By Rabbi Pinchas Avruch
In explaining Moshe's character - such that he would not react at all to his
sister Miriam's subtle slight, and, therefore, G-d Himself needed to come to
Moshe's defense - the Torah testifies, "Now the man Moshe was exceedingly
humble, more than any person on the face of the earth." (Bamidbar/Numbers
12:3) But this character trait is not reserved exclusively for a person of
Moshe's spiritual fortitude. Pirkei Avos/The Ethics of our Fathers (4:4)
encourages everyone, in the name of Rabbi Levitas of Yavneh, "Be exceedingly
humble in spirit, for the anticipated end of mortal man is worms." What is
the relationship between mortality and humility? And why does the simple
pursuit of humility not suffice; why must we be "exceedingly humble"?
The Chofetz Chaim (Rabbi Yisrael Meir HaKohen Kagan of Radin; 1838-1933;
author of basic works in Jewish law, philosophy and ethics and renowned for
his saintly qualities) elaborates that it is understood that there is no
physical pleasure that can possibly reward the fulfillment of a mitzvah
(Divine commandment). The Talmud explains that one moment in the Afterlife
is more pleasurable than all of the pleasures of this world. Rabbi Eliyahu
Dessler (1891-1954; of London and B'nai Brak; one of the outstanding
personalities and thinkers of the Mussar movement) explains that "all the
pleasures of this world" does not simply refer to the all the pleasure one
individual will experience through his lifetime, or even all the pleasure
EVERYONE in the world will experience during that individual's lifetime.
Rather, concludes Rabbi Dessler, "all the pleasures of this world" means all
of the pleasures experienced by EVERYONE throughout the world THROUGHOUT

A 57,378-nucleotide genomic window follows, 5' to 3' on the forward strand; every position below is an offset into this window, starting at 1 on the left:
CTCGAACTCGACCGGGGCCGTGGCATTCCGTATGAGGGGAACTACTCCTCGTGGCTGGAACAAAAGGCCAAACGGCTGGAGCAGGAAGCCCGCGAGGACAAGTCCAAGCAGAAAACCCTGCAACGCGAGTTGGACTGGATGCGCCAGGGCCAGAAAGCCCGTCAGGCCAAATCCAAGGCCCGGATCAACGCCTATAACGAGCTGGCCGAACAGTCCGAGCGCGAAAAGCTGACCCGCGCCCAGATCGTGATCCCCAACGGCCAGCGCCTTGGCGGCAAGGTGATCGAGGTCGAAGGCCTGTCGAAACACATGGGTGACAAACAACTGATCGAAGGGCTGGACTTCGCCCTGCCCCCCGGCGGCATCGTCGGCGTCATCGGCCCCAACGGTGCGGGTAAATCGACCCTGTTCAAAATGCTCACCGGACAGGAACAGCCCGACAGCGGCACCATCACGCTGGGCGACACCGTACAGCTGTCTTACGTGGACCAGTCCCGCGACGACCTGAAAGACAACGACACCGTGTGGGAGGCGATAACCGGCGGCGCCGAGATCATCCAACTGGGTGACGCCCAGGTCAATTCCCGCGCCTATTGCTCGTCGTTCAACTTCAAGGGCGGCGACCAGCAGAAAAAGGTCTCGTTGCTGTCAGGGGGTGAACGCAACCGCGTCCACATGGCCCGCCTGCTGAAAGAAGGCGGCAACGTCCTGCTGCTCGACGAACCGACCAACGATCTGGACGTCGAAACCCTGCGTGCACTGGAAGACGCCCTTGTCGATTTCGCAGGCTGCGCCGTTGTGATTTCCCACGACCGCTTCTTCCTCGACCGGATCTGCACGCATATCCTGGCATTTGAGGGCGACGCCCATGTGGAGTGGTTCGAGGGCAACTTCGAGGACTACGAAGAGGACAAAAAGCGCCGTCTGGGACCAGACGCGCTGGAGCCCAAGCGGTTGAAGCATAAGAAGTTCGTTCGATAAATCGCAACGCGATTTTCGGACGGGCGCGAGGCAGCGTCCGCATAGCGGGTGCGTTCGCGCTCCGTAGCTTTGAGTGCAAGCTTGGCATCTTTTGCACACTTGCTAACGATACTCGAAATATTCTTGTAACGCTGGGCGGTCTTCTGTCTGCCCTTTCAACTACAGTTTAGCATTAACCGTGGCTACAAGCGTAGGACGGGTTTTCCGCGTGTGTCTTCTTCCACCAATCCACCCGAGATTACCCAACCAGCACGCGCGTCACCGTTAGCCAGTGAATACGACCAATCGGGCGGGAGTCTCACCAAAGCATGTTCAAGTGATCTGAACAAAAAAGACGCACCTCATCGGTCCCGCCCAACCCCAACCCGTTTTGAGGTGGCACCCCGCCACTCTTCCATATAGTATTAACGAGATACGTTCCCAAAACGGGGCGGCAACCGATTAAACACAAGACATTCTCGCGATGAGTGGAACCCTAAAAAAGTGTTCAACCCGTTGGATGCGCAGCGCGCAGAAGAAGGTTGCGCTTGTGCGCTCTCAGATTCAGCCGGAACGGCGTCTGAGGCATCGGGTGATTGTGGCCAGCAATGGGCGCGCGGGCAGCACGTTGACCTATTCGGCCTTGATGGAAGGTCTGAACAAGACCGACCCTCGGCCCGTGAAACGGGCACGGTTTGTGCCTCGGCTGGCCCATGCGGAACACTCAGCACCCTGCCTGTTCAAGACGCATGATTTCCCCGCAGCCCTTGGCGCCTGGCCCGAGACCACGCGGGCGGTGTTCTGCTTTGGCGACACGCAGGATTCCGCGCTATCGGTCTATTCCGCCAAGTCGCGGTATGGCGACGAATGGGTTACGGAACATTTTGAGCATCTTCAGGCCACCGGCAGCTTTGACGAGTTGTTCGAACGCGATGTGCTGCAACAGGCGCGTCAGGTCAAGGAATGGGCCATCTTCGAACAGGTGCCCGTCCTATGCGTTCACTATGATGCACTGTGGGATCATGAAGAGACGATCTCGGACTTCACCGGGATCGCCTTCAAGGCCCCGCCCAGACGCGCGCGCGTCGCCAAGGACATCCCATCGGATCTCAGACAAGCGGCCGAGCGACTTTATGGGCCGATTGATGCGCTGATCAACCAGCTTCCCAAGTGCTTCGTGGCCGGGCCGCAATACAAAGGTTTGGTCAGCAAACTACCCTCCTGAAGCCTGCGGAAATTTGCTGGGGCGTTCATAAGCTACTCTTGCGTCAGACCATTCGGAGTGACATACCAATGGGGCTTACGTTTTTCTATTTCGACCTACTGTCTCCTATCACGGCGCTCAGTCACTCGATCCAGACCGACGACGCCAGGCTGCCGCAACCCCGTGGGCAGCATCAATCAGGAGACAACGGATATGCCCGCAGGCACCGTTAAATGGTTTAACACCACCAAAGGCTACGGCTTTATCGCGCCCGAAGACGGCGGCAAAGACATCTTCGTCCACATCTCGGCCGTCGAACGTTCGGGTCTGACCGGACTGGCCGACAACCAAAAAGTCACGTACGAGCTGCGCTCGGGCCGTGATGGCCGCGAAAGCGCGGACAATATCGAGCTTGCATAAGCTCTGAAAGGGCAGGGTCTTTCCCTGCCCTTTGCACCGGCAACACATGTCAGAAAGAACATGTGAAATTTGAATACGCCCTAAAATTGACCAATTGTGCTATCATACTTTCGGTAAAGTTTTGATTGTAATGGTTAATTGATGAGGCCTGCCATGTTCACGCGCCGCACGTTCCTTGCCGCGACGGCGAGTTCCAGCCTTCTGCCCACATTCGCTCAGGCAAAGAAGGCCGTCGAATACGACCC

HISTORY, from the beginning of time through eternity; all of that pleasure
is less than the enjoyment of one moment of the Afterlife.
But, continues Rabbi Kagan, there is no real basis for comparison because
the "currency" of the World to Come is inherently different than the
pleasures of this world. Just as mitzvos are an accomplishment in the
spiritual realm, fulfilled with the goal of enhancing our loving
relationship with G-d, so too our reward for these mitzvos can only be
spiritual. The ultimate reward for mitzvah is another mitzvah (Pirkei Avos
4:2); that is, one step taken toward strengthening the relationship with the
Divine is rewarded with another opportunity to build that bond. Considering
the eternal joy inherent in a relationship with G-d, any physical pleasure,
even all the riches in the world, pales in comparison.
But there is one pleasure that straddles both realms: honor. While it is
just as temporal - and, therefore, as meaningless - as physical pleasures,
it is indeed a spiritual reward, made of the same currency as that of the
Afterlife. So while many people exhaust their resources of this world to
achieve honor and prestige, it can also be acquired in lieu of the eternal.
For if someone chooses to be rewarded for their mitzvos with honor and
accolades for their great wealth or intellectual contributions, that payment
is exchanged for remuneration in the Divine realm.
Thus, concludes the Chofetz Chaim, the Mishna in Pirkei Avos does not simply
encourage distancing ourselves from tribute, but warns us to maintain great
distance, to be exceedingly humble. Flee from honor as one flees from an
inferno. Heaven forefend that we should discover at the end of our days that
we squandered our eternity of thousands of opportunities for G-d
consciousness for a relatively few fleeting moments of accolade.
How do we accomplish this? We are, after all, people of accomplishment. Are
we to deny that which we have achieved?
We can learn well from Moshe himself. The Torah itself confirms that there
was never another prophet like Moshe (Devarim/Deuteronomy 34:10), yet there
was never anyone as humble as Moshe. How did HE encompass both traits? Notes
Rabbi Kagan, specifically because of Moshe's relationship with the Divine
did he realize and understand how small he truly was in comparison. We, too,
have our own points of reference. In our moments of intellectual honesty, we
appreciate that for all of our successes, we have many areas of weakness and
shortcoming where others stand out. No one excels beyond his peers in all
areas of life. Like Moshe, we will flourish when we are not worried about
surpassing others, but are concerned only with outshining ourselves.
Have a Good Shabbos!
Copyright © 2003 by Rabbi Pinchas Avruch and Project Genesis, Inc.
Kol HaKollel is a publication of the Milwaukee Kollel ≠ Center for Jewish
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